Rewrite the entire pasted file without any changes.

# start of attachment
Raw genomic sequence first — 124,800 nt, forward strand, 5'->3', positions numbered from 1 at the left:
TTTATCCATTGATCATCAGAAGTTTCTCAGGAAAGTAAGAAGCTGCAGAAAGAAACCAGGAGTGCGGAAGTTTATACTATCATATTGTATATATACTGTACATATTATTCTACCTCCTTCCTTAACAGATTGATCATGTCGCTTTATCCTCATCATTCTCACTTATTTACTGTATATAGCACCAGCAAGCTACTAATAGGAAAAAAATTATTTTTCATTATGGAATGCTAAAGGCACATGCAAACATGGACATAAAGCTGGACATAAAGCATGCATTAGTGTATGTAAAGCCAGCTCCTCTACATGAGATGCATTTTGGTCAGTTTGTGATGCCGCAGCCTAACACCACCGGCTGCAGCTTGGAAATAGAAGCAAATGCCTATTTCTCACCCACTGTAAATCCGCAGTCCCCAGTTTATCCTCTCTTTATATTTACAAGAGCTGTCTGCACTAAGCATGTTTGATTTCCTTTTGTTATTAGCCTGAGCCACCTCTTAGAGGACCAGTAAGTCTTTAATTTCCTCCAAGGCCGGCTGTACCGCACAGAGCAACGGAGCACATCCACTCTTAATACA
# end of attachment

Raw genomic sequence first — 124,800 nt, forward strand, 5'->3', positions numbered from 1 at the left:
TTTATCCATTGATCATCAGAAGTTTCTCAGGAAAGTAAGAAGCTGCAGAAAGAAACCAGGAGTGCGGAAGTTTATACTATCATATTGTATATATACTGTACATATTATTCTACCTCCTTCCTTAACAGATTGATCATGTCGCTTTATCCTCATCATTCTCACTTATTTACTGTATATAGCACCAGCAAGCTACTAATAGGAAAAAAATTATTTTTCATTATGGAATGCTAAAGGCACATGCAAACATGGACATAAAGCTGGACATAAAGCATGCATTAGTGTATGTAAAGCCAGCTCCTCTACATGAGATGCATTTTGGTCAGTTTGTGATGCCGCAGCCTAACACCACCGGCTGCAGCTTGGAAATAGAAGCAAATGCCTATTTCTCACCCACTGTAAATCCGCAGTCCCCAGTTTATCCTCTCTTTATATTTACAAGAGCTGTCTGCACTAAGCATGTTTGATTTCCTTTTGTTATTAGCCTGAGCCACCTCTTAGAGGACCAGTAAGTCTTTAATTTCCTCCAAGGCCGGCTGTACCGCACAGAGCAACGGAGCACATCCACTCTTAATACA